Rachel Lee


Em for Southwest

A conversational user interface designed to support the Southwest Airlines flying experience.


The name Em was derived from the word 'emblazoned'. Southwest's CEO once described how the company's heart logo is emblazoned on all of their aircrafts, a symbol of their commitment to their customers.


We were deeply inspired by our childhood experiences playing the 'Wikipedia game'. By clicking on links to portal yourself from one topic to another, we aimed to create an engaging experience that allows users to choose their own narrative journey.

Rachel Lee © 2021

Em for Southwest 


Conversation Design
Branding and Identity


4 weeks
(Spring 2020)


Hannah Cai
Jenni Lee
Jaclyn Saik


Use Case Development

A conversational user interface designed to support the Southwest Airlines flying experience.

As conversational agents are increasingly being integrated into digital products, the role of verbal and visual cues in CUIs cannot be understated. Such cues act as the bridge between system and user, creating a human facing persona that lends itself to communicating with and supporting users. We created Em1, a CUI for Southwest Airlines, to reflect a brand that is marketed as 'people first' and aims to support passengers during every step of their journey.

Concept Video

Leaving Home

Em provides users with a time estimate for when they should leave for the airport, taking into account real time data on traffic and security lines.


Em utilizes geolocation data to inform users when they should get moving to be on time for boarding.

Mitigating Flight Anxiety 

Upon detecting a fast heartbeat, Em checks in on users who might be experiencing flight anxiety and provides a series of quiet interventions to calm them down in flight.

Landing Contact Check-Ins

Em texts the user's key contacts upon landing to let them know they have arrived at their destination safely.

Motion Exercises

As animation is a crucial device that conversational agents used to convey messages, we began by animating a single circle to try our hand at reflecting various emotions and states through motion. We later animated these same states with the Southwest brand in mind, and came together to compare and map how the nuances of differing motions conveyed a certain tone.

Use Cases

In order to create a CUI with value, we began to investigate the user journey of flyers— from booking to landing. We mapped the key points in the user's journey to potential scenarios where a conversational agent might prove to be useful.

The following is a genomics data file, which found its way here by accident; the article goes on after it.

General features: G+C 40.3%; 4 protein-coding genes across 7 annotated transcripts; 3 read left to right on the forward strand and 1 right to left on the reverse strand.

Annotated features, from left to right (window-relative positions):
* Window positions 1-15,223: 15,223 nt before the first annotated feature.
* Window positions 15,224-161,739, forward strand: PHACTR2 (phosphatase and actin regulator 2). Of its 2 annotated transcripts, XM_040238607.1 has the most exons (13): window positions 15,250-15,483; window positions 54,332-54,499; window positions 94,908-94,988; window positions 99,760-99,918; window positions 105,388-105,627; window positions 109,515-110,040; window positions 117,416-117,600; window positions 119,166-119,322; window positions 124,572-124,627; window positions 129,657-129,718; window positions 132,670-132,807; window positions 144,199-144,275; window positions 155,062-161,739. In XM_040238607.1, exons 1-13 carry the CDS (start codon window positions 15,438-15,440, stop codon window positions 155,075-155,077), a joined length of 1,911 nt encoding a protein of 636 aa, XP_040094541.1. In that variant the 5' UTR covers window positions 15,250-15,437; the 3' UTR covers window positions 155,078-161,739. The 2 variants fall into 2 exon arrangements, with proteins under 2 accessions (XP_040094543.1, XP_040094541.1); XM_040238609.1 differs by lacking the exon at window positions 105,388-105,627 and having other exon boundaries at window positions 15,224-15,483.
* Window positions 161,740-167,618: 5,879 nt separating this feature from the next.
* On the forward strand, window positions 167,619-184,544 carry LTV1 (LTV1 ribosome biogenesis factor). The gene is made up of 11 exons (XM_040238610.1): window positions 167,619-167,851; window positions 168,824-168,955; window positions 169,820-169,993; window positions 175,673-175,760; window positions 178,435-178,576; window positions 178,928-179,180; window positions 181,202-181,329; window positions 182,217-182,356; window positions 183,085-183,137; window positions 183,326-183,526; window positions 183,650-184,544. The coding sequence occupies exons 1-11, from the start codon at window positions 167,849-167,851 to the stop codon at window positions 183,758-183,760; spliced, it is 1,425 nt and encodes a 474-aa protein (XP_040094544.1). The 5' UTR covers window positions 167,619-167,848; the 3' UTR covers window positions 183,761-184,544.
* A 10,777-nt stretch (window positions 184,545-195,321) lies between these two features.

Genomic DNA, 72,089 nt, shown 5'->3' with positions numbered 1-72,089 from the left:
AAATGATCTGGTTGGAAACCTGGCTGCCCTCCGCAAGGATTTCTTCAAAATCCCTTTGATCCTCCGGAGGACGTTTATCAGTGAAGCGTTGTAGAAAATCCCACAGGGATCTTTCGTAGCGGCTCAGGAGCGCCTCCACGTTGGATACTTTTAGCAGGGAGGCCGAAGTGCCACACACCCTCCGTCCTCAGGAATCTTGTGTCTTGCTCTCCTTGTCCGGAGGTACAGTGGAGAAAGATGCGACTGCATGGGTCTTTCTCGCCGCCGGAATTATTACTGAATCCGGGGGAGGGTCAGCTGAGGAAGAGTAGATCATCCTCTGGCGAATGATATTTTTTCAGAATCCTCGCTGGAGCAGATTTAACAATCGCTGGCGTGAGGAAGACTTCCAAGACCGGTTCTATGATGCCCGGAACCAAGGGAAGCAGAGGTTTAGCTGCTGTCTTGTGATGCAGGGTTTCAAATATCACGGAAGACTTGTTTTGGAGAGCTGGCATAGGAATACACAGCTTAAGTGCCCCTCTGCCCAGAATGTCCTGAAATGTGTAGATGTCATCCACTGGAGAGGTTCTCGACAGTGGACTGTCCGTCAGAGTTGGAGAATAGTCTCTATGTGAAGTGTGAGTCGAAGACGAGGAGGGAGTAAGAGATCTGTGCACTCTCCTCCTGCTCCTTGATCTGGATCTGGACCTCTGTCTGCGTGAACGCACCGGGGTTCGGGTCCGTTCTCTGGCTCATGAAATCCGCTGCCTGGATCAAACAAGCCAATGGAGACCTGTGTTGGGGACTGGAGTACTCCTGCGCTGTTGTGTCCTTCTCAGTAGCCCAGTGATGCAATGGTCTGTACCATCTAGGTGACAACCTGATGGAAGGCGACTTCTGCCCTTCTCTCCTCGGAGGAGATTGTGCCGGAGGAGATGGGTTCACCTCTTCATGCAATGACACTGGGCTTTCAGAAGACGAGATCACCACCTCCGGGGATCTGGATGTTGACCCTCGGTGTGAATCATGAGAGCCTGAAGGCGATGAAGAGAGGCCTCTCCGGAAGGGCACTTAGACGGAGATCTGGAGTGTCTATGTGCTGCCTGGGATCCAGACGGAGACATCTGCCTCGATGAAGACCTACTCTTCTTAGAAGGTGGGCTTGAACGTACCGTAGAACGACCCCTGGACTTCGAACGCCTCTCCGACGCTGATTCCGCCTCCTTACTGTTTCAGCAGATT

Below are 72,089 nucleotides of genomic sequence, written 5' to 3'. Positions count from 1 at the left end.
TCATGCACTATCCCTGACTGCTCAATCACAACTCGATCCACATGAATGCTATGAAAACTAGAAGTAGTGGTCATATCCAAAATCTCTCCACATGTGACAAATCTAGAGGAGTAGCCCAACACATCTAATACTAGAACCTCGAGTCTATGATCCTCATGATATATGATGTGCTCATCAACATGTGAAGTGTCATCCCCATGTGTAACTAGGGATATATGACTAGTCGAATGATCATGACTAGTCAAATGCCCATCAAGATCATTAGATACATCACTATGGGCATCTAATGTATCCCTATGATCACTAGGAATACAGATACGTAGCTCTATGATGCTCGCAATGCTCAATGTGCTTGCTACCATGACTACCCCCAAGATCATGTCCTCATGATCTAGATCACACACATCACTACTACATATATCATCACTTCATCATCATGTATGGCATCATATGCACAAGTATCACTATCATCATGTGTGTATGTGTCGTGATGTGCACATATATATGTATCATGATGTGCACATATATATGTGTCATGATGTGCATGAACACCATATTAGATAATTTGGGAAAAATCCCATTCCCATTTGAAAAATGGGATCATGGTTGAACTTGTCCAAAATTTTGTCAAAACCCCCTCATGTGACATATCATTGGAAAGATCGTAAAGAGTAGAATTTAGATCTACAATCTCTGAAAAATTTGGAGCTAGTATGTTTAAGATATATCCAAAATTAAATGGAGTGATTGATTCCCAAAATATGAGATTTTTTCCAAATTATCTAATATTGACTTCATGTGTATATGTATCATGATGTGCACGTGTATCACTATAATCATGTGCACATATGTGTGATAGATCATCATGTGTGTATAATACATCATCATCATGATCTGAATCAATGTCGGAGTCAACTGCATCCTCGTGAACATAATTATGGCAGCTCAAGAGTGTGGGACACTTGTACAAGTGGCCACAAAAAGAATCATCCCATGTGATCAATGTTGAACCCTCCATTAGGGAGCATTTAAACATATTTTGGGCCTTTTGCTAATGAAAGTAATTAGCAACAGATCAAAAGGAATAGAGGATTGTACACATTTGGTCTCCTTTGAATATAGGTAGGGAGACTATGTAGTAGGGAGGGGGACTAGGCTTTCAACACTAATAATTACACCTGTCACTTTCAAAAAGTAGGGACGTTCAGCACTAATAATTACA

With a rough approximation of a user journey, we conducted usability interviews with Southwest passengers to determine the need for our proposed interventions, and the kinds of travellers who might benefit from them.

The Journey

With a deeper understanding of real user needs during a flight, we began to storyboard concept ideas and create our our script to translate our four primary scenarios into a cohesive storyline.

Southwest’s Brand

During our initial interviews, several users mentioned that Southwest feels like a friendly and trustworthy brand. Similarly, Southwest markets itself as a 'people first' brand that services it's customers with heart. We looked more closely into Southwest's visual assets and rebrand by Lippincott ↗, and began to think about how these abstract attributes could be conveyed visually.

Style benchmarks that we used for concept video inspiration. We gravitated towards friendly and approachable visuals.

Creating the CUI

While our initial CUI form explorations drew inspiration from shapes from aircrafts and Southwest's logo itself, we eventually settled on using Southwest's existing heart logo, a motif which many found to be inseperable from the brand. The heart morphs to fit the underlying tone of each state.

We eventually settled on 4 final states: waking up, listening, speaking and meditation.

Visual Assets

To prepare for animation, we created a library of visual assets. We drew upon Southwest's primary brand colors and created visual assets inspired by Bauhaus design. Drawing upon the principles of the Bauhaus, simple shapes and lines were used as a foundation to create more complex assets in order to emphasize how a fundamentally strong service foundation is key to the service-customer relationship.